Isn’t there an actual Final final that will be released in May? In the Feb 28th release they changed Q3 2006 to 2.0.

    Any guesses on Q1 07?

  4. Michael SChumacher commented on Mar 29

    It not that they change them…they’ve always done it however that it’s such a surprise to the market. Much like the housing “surprise” of monday. Excuse me….”unexpected”…sorry had my terms incorrect.


  5. Steve commented on Mar 29

    At the same time as the GDP release, a very good initial jobless claims report was released. That had a lot to do with the rally. As you said, GDP from Q4 doesn’t mean much right now.

  6. Lenny Perts commented on Mar 29

    That was a “very good jobless claims”. Please my man.

  7. Steve commented on Mar 29

    How else would you characterize it? The expectations were for 320K and it came in at 308K. Also, the four week moving average fell from 325K to 318K.

  8. Lenny Perts commented on Mar 29

    Government error as they seasonally adjusted to low, hence they are forced upward revisions(as the last 2 sets had). Continuing claims continue to edge upward since peeking a year ago(almost from this date).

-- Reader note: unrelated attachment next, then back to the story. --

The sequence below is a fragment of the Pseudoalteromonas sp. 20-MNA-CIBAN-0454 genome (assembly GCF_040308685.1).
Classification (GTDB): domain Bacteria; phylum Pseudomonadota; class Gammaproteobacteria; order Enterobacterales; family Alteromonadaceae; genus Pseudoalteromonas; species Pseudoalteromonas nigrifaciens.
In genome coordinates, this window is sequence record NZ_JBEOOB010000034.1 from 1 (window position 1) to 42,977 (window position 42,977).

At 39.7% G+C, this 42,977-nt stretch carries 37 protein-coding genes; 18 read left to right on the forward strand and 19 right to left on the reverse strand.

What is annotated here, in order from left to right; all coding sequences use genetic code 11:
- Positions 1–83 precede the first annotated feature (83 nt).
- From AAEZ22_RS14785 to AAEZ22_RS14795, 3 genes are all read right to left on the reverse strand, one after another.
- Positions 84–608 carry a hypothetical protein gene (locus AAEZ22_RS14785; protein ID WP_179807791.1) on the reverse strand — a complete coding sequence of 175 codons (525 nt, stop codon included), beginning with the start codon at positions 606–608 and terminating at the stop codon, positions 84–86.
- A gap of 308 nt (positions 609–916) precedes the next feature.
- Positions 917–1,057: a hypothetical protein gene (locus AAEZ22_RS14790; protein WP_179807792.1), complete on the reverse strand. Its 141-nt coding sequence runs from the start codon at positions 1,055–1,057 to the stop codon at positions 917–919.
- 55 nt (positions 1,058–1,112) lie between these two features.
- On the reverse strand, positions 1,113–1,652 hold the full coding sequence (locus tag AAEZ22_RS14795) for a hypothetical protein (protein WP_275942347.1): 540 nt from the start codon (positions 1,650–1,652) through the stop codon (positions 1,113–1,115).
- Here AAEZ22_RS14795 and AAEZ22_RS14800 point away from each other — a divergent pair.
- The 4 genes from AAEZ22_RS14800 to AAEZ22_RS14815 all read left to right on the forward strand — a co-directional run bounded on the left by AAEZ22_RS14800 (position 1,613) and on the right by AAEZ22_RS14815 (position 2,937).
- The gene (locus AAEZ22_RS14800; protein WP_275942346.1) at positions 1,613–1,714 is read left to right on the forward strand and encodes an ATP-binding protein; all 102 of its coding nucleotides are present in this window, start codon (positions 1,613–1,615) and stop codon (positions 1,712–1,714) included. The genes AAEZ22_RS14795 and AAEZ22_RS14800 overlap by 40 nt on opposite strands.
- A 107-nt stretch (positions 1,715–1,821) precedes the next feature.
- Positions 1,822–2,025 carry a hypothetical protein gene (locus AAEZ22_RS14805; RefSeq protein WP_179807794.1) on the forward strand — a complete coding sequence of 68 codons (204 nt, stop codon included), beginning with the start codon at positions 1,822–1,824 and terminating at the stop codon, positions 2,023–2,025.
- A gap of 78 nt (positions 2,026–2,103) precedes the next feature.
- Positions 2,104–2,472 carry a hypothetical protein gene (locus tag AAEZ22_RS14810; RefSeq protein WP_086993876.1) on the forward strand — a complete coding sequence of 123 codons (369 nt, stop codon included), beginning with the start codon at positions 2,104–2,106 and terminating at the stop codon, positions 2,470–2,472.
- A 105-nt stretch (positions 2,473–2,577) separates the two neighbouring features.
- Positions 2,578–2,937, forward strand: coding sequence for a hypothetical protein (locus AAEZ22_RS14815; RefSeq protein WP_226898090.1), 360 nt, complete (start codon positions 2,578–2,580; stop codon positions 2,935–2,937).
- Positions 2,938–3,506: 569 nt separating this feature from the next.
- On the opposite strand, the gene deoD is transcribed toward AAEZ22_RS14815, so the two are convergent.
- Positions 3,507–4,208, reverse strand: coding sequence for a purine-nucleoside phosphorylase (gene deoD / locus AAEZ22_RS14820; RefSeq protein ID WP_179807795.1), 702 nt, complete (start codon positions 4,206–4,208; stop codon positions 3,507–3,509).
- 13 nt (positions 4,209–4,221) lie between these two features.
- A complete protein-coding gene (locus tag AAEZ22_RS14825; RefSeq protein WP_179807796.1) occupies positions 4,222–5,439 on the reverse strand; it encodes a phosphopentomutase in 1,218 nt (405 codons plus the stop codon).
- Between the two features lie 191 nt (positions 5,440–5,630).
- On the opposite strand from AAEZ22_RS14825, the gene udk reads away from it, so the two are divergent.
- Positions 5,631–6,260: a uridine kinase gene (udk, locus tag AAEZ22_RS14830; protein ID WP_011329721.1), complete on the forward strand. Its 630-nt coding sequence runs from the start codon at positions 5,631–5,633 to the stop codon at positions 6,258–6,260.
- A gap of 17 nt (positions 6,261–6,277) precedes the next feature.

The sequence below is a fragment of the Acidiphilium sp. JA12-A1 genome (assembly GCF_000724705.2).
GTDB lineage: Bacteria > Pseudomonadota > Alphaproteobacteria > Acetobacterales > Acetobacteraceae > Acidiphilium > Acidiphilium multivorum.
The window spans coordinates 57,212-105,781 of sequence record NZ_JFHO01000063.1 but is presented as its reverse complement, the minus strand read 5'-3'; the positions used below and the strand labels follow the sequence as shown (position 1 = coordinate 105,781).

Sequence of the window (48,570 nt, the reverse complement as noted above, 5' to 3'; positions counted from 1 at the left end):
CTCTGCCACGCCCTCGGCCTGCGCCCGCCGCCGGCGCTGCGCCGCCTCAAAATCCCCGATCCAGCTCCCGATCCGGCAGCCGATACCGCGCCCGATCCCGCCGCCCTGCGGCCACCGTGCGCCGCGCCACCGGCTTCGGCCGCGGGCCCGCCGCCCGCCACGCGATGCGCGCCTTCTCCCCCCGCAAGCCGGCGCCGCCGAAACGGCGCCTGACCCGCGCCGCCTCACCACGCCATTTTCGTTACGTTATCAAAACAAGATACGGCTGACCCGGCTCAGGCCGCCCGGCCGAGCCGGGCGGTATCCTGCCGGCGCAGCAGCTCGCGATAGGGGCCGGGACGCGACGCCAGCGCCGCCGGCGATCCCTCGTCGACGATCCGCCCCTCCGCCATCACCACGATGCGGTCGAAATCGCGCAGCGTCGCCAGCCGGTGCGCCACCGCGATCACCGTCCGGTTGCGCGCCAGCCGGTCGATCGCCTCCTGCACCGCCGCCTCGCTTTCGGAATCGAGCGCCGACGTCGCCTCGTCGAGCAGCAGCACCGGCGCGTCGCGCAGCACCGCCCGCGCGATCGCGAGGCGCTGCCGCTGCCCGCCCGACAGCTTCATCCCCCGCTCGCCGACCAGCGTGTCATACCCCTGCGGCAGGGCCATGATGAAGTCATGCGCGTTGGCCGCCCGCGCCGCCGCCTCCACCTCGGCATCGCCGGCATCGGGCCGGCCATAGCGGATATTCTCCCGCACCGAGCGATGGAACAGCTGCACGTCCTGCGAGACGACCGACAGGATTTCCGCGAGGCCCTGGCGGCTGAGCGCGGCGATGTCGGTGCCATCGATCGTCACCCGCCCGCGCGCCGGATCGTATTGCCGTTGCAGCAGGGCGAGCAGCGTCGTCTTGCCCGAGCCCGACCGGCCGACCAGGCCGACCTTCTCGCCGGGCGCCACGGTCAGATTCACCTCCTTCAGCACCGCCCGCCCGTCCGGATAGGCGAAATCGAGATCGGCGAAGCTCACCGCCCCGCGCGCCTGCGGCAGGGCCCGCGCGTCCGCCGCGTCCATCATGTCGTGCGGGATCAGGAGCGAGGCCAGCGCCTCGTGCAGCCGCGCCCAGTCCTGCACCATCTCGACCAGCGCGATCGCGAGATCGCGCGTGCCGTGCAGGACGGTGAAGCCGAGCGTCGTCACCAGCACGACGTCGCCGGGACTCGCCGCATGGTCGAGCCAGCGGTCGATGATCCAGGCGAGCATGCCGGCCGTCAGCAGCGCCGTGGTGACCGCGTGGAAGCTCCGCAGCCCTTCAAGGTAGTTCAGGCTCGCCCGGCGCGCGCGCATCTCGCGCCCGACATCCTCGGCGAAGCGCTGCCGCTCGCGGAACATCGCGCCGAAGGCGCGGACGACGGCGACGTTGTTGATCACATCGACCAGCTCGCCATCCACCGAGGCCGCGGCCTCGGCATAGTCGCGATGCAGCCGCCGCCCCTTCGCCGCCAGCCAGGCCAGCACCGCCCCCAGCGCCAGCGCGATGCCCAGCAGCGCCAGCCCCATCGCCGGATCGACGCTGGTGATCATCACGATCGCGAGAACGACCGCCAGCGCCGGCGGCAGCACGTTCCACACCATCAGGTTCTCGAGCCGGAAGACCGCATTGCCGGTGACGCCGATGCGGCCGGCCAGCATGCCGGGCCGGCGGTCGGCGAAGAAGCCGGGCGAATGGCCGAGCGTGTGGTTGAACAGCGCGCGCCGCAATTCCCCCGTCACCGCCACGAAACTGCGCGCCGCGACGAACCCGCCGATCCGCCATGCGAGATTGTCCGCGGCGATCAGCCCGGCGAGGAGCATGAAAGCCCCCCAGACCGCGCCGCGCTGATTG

They should abolish releasing ‘intial’ claims, as they are a waste of time and poorly caculated. Only continuing claims should be released on a 4 week moving average. That is all we need to know and that is all the government should provide.

  9. Steve commented on Mar 29

    Only continuing claims should be released on a 4 week moving average.

    The 4 week moving average of continuing claims was down as well.

  10. Lenny Perts commented on Mar 29

    The 4 week moving average of continuing claims was down as well.

    Not by much a revision wouldn’t eliminate. The slow steady rise in claims yry is the key and it has been rising……..slowly.

  11. Ironman commented on Mar 29

    “Yet another “upward revision”……..how can we use these numbers any longer if they are just going to be revised to suit someone’s agenda and purpose?”

    MS – you might want to consider a different method….

  12. calmo commented on Mar 29

    There are so many variables and compilations that this is hard to gauge (witness the range of forecasts often given by Reuter’s or Bloomberg’s anonymous “economists”).
    In this latest instance Imports, a subtraction from GDP was reversed largely because oil prices sank and industrial materials (lumber) were big reductions. The settled ‘final’ picture has PCE stats contributing 117% of the GDP growth with autos taking back more than half.
    There is some suspicion that consumers will not be able to keep this GDP number above 2% in the next quarter.
    Of course there are serious doubters about the compiled OER (accounting for nearly 1/4 of the CPI stat) being able to post 3.6%? given the inventory build and a vacating construction force, but we shall see, if the owners who counted afford that, can afford the, officially at least, rising rents.